Racial conflicts, more than ever, are in full swing and stir up human relationships. However, Bernard and Marie manage to change their nascent hatred to harmony, mutual discovery and love. To reach such positive outcome, they agree to talk about existential conditions ...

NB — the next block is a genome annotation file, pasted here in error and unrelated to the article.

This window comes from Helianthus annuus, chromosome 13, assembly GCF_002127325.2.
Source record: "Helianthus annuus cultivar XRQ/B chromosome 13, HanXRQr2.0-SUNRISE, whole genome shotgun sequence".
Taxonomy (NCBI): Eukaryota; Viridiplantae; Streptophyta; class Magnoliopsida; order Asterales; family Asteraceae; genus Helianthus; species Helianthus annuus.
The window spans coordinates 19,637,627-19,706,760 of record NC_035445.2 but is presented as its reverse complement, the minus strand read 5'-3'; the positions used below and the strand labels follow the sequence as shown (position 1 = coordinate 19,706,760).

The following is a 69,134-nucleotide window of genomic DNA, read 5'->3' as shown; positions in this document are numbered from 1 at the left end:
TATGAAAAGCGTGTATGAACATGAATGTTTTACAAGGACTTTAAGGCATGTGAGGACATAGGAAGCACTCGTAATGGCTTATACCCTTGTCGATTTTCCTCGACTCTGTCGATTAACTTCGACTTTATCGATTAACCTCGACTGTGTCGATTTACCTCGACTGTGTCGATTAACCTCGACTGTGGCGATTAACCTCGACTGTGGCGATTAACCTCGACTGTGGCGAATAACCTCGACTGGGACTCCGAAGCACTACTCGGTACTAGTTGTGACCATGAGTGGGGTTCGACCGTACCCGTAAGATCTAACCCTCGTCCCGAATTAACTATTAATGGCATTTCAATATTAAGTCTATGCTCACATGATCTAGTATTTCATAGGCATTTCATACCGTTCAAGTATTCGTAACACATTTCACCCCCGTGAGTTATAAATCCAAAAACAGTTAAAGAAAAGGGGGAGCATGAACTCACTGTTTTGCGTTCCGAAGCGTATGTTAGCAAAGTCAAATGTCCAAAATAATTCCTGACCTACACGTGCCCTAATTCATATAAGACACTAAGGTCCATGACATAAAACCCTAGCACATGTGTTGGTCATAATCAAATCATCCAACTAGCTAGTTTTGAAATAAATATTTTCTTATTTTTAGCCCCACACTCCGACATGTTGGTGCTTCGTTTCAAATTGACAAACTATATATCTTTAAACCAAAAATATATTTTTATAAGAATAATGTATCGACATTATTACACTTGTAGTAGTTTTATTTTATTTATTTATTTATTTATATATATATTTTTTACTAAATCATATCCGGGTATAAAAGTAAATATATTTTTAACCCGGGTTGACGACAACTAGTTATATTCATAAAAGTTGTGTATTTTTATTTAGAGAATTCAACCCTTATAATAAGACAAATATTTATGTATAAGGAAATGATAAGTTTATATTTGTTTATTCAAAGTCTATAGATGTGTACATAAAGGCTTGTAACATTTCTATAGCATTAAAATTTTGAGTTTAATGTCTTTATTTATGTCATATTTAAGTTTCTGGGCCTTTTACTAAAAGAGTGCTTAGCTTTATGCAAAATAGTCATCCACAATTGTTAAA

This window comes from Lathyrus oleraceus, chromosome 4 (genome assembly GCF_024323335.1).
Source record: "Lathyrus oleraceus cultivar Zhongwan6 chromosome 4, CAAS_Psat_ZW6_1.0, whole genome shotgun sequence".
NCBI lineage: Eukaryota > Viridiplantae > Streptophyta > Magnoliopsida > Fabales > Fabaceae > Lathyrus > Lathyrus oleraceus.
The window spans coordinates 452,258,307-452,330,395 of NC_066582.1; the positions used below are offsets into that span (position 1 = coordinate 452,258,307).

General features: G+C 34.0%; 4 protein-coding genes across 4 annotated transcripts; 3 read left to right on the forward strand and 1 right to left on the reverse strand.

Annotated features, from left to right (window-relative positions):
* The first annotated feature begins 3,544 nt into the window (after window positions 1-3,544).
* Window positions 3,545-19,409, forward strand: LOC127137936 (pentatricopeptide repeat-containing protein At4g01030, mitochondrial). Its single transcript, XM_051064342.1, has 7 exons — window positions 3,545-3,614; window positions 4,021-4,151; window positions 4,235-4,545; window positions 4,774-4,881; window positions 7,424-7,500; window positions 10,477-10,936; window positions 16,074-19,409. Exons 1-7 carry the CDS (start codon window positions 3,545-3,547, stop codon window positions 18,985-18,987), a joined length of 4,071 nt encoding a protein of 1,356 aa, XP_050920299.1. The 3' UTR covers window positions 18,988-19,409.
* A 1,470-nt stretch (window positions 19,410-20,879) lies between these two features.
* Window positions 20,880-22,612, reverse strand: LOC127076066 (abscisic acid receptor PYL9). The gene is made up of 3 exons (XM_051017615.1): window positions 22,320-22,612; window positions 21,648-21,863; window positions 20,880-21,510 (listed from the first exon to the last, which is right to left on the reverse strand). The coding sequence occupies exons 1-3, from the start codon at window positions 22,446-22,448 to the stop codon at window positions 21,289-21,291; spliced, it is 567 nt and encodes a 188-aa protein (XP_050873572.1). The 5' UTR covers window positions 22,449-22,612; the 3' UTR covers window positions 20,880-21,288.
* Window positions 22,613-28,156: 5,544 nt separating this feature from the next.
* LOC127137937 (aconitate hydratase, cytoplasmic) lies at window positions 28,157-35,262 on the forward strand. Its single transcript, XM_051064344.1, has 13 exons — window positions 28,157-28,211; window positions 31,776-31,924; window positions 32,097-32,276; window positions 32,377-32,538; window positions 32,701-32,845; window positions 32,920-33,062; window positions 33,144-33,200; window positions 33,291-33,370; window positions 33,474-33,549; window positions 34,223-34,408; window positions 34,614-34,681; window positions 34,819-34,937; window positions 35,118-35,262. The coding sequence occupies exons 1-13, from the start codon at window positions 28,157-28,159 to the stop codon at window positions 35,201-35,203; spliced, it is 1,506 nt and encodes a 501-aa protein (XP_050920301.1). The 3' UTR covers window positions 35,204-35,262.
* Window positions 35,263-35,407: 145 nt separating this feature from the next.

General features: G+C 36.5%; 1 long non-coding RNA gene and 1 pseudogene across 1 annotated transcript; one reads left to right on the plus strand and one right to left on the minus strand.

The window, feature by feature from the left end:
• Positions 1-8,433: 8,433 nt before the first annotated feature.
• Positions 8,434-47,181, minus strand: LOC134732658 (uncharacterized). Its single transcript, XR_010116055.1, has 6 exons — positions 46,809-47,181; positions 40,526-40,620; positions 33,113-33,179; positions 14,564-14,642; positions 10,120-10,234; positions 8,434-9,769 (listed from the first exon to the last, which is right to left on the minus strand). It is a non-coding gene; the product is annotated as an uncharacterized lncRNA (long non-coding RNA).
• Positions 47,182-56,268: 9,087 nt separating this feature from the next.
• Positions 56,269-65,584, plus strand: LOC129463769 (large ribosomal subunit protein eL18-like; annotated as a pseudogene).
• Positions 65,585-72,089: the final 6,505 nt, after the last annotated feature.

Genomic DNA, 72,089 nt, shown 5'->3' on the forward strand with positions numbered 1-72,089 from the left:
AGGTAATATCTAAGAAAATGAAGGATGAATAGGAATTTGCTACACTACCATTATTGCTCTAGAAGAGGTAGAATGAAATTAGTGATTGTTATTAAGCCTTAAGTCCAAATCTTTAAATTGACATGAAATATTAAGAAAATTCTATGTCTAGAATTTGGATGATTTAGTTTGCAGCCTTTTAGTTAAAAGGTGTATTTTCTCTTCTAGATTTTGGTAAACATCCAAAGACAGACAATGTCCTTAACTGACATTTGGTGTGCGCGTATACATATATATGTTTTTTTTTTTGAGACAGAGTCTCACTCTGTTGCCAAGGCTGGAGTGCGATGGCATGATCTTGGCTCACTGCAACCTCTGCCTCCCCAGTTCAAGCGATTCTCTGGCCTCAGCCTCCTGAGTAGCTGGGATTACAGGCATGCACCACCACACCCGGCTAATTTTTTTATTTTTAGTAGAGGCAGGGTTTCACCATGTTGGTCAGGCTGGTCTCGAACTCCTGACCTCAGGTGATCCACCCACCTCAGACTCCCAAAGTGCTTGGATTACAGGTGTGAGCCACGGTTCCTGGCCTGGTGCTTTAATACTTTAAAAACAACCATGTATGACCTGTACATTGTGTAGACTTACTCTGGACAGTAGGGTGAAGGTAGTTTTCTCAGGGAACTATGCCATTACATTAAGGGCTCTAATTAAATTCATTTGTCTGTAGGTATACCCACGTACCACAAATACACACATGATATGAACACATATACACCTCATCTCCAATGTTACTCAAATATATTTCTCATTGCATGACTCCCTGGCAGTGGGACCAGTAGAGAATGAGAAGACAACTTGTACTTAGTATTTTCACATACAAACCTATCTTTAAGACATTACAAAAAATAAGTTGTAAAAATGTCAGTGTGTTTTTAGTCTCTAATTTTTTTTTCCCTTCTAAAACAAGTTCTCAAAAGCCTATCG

In this powerful, soul-searching memoir, beautifully written in the vein of A Pack of Two and Wild, animal behaviorist Dr. Patricia McConnell recounts for the first time the compelling story of her dark past, memories of which are triggered by a troubled dog named Will. World-renowned as a source of science and soul, Patricia McConnell combines brilliant insights into canine behavior—gained from her work with aggressive and fearful dogs—with heartwarming stories of her own dogs and their life on the farm. Now, she reveals that it wasn’t just the dogs who had serious problems. For decades Dr. McConnell secretly grappled with her own guilt and fear, which were rooted in the harrowing traumas of her youth. Patricia is forced to face her past by her love for a young Border Collie named Will, whose frequent, unpredictable outbreaks of fear and fury shake Patricia to her core. In order to save Will from this dangerous behavior, she must find her own will to heal, and along the way learn that will power by itself is not enough. Interweaving enlightening stories of her clients’ dogs with tales of her deepening bond with Will, Patricia recounts her fight to reclaim her life. Hopeful and inspiring, the redemptive message of her journey is that, while trauma changes our brains and the past casts a long shadow, healing, for both people and dogs, is possible through hard work, compassion, and mutual devotion.